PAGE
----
Analyst house Gartner, Inc. recently released its new Market Guide for Disaster Recovery as a Service. The researcher’s Market Guide series is meant to cover new and emerging markets where software products and organizational requirements are in limbo. Gartner’s Market Guides can be a great resource for understanding how a fledgling space may line up with current and future technology needs.
According to Gartner, “With the focus on early, more chaotic markets, a Market Guide does not rate or position vendors within the market, but rather more commonly outlines attributes of representative vendors that are providing offerings in the market to give further insight into the market itself.” Though Gartner’s Market Guide is not provider-centric, it aims to provide a more overarching view of the software space. However, the researcher does mention the major players as things take shape.
Gartner highlights the following providers in Disaster Recovery as a Service: Expedient, Flexential, IBM Resiliency Services, iland, InterVision, Microsoft Azure Site Recovery, phoenixNAP, Recovery Point, Sungard Availability Services, TierPoint, and Webair. At Solutions Review, we read the report, available here, and pulled out the key takeaways.
According to Gartner, many publicly available articles and providers muddle the definition of Disaster Recovery as a Service (DRaaS) by conflating actual DRaaS (a service) with the components of DRaaS, such as automation, replication tools, and cloud providers. This confuses enterprises trying to select a potential solution. Gartner expands on this, stating, “hundreds of providers in the market claim to be DRaaS vendors; however, most merely provide a patchwork of glorified hosting or infrastructure as a service, fronted by a commercial off-the-shelf replication tool. Better providers have industrialized their offerings and invested in value-added service components that ensure application recovery.” Gartner predicts that by 2025, 60 percent of infrastructure and operations leaders who have developed cost-effective traditional disaster recovery capabilities will expand their roles to address newly emerging areas of IT resilience.
The report recommends that infrastructure and operations (I&O) leaders responsible for IT disaster recovery should solidify scope by evaluating requirements such as workload types and recovery location needs, as well as future strategic initiatives including application modernization, cloud migration, and automation initiatives. Additionally, IT professionals should determine whether DRaaS is more appealing than do-it-yourself approaches by deciding if time to value is a high priority and if they want their team to spend time setting up tooling, creating run books, and managing the target disaster recovery location. DRaaS vendor selection can be improved by focusing on a vendor’s recovery experience and service industrialization rather than technical capabilities.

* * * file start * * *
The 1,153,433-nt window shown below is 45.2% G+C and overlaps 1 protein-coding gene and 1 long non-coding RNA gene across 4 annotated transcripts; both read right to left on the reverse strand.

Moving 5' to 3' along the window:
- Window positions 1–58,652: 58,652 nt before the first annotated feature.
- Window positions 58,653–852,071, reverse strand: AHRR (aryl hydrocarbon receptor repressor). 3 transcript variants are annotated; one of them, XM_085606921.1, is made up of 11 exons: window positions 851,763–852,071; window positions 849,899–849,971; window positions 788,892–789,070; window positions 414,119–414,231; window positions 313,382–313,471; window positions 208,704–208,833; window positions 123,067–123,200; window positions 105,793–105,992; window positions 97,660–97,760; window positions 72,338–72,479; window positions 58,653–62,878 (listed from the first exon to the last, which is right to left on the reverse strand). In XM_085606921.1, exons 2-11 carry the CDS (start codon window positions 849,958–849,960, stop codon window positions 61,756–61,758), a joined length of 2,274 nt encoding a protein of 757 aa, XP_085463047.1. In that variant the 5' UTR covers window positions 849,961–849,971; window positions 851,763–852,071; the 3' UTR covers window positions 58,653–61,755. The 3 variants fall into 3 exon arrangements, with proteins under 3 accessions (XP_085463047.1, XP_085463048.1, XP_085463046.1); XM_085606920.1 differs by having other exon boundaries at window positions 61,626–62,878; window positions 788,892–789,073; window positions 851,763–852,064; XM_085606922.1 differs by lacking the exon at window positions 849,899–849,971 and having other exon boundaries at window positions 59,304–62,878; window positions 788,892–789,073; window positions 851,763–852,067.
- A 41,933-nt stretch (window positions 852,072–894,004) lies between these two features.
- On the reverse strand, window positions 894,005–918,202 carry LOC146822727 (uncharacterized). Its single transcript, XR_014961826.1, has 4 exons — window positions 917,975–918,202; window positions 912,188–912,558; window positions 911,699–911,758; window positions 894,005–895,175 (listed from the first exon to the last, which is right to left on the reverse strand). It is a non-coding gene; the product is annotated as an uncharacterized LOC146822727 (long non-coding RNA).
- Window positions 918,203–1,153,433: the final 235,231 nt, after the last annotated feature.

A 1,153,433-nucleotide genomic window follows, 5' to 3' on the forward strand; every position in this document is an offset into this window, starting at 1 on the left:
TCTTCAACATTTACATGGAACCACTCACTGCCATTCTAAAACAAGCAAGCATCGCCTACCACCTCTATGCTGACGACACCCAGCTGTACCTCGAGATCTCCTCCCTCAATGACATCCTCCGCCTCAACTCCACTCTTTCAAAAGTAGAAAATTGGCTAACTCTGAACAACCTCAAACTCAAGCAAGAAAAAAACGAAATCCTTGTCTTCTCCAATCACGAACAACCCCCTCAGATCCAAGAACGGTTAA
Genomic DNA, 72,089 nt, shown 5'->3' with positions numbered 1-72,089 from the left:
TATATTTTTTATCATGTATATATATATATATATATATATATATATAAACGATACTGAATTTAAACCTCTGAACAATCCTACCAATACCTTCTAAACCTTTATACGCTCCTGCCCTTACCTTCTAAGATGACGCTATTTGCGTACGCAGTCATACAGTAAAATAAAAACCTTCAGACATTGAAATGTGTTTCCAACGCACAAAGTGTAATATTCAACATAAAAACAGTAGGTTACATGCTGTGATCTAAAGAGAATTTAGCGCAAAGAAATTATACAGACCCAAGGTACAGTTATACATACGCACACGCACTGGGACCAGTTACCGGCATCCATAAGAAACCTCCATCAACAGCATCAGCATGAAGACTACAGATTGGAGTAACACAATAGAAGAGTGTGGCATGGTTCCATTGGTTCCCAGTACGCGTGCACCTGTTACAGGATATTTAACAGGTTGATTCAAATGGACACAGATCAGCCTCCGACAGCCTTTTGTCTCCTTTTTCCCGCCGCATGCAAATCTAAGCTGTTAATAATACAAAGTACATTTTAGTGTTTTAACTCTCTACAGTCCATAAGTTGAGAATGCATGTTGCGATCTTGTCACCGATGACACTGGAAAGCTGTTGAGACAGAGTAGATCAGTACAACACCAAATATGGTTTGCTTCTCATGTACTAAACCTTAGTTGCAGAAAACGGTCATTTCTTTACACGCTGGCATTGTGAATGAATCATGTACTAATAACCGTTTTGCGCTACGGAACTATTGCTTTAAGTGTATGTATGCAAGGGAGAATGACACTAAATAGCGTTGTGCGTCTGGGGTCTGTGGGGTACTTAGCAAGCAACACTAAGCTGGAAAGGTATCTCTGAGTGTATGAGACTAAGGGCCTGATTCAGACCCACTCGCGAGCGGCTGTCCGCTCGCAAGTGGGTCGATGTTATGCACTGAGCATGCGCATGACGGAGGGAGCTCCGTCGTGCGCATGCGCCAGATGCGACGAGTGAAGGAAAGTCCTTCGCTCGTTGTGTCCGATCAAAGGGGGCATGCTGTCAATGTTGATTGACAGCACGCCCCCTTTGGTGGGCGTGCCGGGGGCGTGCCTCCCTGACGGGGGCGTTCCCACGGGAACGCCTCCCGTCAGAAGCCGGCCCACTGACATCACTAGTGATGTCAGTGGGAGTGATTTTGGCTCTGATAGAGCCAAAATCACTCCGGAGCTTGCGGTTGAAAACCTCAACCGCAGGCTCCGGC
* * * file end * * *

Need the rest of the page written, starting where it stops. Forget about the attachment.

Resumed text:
Most DRaaS providers serving enterprise customers fall into one of three of the following categories:
- Evolved Traditional DR Providers: These vendors are well known for traditional disaster recovery and have evolved service offerings. They distinguish themselves through decades of experience managing disaster declarations and proven competency in supporting the recovery of a wide range of non-x86 workloads. They tend to have the largest and most complex engagements.
- Advanced Colocation/Hosting Providers: The majority of DRaaS providers fall into this category, as most began in colocation and/or hosting, added VMware-based IaaS capabilities, and then combined that with one or more ITRO products to develop the foundation of their DRaaS offerings. In addition to their own recovery data centers, these providers often offer hyperscale provider’s IaaS as potential targets.
- Hyperscale Cloud Providers: These providers have combined global cloud infrastructure scale with replication and automation capabilities to provide DRaaS through a SaaS model. Vendors in this group tend to appeal to clients with a longer-term strategic goal to migrate to the cloud, or those with environments that are almost entirely virtualized or physical x86. Additionally, these providers often offer low-cost or low-commitment PAYGO options.
It was predicted that disaster recovery budgets would increase this year, with half of businesses expected to spend more than 7 percent of their IT budgets on disaster recovery. However, during financially challenging times due to the COVID-19 pandemic, disaster recovery is one of the first areas looked at for cost reduction.
Read the Market Guide for Disaster Recovery as a Service.
Looking to learn more? Check out Solutions Review’s other resources, including our newly updated Disaster Recovery as a Service Buyer’s Guide.
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